Source 1—Personal Motivation. The most powerful way to build personal motivation is to use personal experience and moving stories. Below are a few of the methods Kris used to build personal motivation:
Source 2—Personal Ability. This is the traditional domain of influence for training and learning professionals. And yet, much of what passes for training falls woefully short of a real developmental experience. In order for training to lead to influence, it must involve deliberate practice. The majority of the training must engage people in hands-on practice of skills in real-life situations. To increase staff’s personal ability, Kris provided training with hands-on practice, created scripts, and conducted role-plays.
Source 3—Social Motivation. Kris realized that what happens in the classroom is only a fraction of what’s needed to influence change. She carefully identified dozens of informal leaders from across the organization and engaged them to coach and encourage training graduates on their new interpersonal skills to deal with difficult situations. These opinion leaders’ informal influence had a remarkable effect in driving change.
Source 4—Social Ability. The purpose of social ability is to create a team approach—giving any individual the support required to enact new behaviors. Kris did this by the following:
Source 5—Structural Motivation. Structural motivation utilizes incentives and rewards for acting on the new behaviors. These rewards are most effective when used in moderation and in ways that enhance personal and social motivation. Kris rewarded early adopters with gift certificates and celebrated high performance with parties.
Source 6—Structural Ability. Kris did her best to enable people to enact new behavior by creating cues, reminders, and reports that kept the new behaviors on people’s minds. Regular newsletter articles, posters, laminated cards, and lots of the traditional “wallpaper” helped set a mental agenda for behavior change across the organization.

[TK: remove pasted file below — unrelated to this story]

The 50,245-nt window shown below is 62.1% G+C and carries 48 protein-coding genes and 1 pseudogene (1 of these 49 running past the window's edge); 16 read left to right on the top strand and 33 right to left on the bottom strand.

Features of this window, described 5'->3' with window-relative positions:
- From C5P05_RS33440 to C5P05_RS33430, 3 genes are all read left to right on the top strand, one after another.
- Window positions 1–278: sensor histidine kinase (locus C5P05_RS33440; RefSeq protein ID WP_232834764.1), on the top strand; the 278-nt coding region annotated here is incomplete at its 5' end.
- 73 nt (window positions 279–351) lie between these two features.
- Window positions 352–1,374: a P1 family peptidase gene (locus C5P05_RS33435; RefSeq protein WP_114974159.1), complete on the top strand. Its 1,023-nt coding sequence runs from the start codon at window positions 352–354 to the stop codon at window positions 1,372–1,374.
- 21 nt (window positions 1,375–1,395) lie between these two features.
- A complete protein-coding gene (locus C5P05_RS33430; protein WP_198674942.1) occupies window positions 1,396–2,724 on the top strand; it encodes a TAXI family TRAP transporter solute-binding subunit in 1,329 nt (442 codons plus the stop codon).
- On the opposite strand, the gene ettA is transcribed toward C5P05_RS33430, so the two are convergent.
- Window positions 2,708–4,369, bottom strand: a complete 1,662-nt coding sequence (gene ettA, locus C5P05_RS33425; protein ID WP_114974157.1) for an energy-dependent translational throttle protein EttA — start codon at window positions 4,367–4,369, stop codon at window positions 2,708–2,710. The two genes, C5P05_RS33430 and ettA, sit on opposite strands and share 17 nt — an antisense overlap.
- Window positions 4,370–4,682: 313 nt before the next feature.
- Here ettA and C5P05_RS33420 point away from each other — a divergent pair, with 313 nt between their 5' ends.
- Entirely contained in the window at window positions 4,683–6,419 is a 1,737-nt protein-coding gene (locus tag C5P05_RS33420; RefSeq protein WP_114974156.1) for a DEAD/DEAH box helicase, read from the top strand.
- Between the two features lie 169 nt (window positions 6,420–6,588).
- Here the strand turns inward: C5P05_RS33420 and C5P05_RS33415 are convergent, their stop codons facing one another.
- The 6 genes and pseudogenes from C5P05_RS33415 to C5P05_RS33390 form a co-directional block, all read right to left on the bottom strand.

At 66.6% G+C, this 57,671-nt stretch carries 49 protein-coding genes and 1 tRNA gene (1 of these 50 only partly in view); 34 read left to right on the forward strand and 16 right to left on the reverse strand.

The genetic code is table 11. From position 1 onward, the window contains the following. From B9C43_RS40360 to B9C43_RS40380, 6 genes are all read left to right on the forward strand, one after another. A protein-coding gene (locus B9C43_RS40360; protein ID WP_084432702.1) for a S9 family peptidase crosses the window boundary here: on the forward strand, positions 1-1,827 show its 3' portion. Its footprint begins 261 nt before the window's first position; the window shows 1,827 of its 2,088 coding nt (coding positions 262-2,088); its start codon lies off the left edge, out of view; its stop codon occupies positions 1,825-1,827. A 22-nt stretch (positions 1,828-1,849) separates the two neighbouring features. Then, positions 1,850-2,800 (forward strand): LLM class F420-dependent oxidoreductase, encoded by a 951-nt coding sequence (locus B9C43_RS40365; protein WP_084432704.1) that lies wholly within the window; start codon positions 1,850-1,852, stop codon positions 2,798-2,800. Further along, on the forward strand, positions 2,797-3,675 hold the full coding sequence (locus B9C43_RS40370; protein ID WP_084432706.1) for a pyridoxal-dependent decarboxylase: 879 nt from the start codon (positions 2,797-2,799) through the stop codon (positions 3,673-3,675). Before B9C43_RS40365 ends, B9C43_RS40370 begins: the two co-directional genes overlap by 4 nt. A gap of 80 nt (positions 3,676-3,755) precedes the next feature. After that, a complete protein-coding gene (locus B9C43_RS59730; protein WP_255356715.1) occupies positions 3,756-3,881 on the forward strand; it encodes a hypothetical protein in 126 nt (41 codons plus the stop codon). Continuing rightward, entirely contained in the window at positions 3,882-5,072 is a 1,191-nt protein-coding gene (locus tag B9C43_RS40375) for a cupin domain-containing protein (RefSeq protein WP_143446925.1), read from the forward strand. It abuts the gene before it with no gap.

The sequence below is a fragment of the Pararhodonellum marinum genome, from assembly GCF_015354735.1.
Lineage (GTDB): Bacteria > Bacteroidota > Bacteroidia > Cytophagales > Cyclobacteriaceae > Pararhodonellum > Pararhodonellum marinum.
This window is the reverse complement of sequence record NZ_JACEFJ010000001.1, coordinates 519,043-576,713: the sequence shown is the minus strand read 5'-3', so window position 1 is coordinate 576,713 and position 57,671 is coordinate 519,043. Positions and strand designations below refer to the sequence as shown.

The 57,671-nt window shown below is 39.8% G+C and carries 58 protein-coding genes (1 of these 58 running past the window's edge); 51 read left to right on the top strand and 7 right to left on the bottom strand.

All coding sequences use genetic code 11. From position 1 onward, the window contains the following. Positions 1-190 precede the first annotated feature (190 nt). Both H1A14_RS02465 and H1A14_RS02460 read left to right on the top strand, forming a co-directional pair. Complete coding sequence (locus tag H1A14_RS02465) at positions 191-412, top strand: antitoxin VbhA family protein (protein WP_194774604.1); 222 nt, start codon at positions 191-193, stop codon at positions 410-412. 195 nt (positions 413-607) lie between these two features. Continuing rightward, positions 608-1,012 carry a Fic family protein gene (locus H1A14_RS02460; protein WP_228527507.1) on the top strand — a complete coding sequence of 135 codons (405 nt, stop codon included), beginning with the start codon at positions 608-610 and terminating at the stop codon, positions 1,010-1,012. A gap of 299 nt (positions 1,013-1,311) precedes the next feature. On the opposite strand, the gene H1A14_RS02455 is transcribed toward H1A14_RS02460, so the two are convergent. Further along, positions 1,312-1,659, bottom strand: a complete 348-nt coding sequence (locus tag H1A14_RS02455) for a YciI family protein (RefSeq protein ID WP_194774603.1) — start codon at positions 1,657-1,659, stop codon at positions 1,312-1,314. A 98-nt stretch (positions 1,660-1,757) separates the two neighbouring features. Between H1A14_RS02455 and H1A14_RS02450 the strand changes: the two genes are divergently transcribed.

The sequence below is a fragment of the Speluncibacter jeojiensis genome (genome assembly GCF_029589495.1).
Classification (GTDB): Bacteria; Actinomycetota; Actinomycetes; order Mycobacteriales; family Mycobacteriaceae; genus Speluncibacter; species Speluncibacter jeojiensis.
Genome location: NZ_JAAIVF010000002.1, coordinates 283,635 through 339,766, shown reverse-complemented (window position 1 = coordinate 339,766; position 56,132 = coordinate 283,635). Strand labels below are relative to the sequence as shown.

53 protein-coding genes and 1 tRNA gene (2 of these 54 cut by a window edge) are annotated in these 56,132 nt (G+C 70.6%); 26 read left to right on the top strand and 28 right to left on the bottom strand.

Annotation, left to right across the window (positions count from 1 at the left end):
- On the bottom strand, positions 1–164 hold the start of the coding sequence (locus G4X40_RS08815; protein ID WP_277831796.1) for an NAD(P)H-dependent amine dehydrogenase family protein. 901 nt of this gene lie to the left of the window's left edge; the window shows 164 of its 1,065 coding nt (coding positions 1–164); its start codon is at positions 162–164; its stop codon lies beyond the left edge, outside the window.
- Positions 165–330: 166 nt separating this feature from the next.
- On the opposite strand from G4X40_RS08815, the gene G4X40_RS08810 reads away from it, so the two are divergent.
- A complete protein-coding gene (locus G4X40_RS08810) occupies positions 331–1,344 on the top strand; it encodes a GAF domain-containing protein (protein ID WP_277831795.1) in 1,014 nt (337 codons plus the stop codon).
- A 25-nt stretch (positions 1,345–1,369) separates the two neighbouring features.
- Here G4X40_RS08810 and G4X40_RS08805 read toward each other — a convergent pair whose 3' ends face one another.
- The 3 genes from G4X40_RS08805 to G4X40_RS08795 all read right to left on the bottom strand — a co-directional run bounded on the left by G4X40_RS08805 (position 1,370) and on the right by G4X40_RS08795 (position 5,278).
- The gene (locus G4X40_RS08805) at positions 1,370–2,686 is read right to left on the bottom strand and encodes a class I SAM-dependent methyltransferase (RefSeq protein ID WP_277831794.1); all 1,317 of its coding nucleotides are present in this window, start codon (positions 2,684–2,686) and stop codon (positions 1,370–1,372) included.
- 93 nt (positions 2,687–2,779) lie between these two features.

What Kris demonstrated is that there’s a lot more to influencing new behavior than just delivering high-quality learning experiences. If trainers want to increase their personal influence, they need to reframe their contribution in terms of influencing change rather than providing development. They need to learn to become influencers. Those we’ve worked with who deserved more influence almost always received it.
Joseph Grenny is the co-author of “Influencer,” “Change Anything,” “Crucial Conversations,” and “Crucial Confrontations”—New York Timesbest-selling books and training programs of the same titles. He is also a speaker, consultant, and co-founder of VitalSmarts, an innovator in corporate training and organizational performance. He will deliver an engaging session entitled, “Why Trainers Lack Influence, and How They Can Get It,” Wednesday, February 20, at the Training 2013 Conference & Expo in Orlando. For more information, visit www.vitalsmarts.com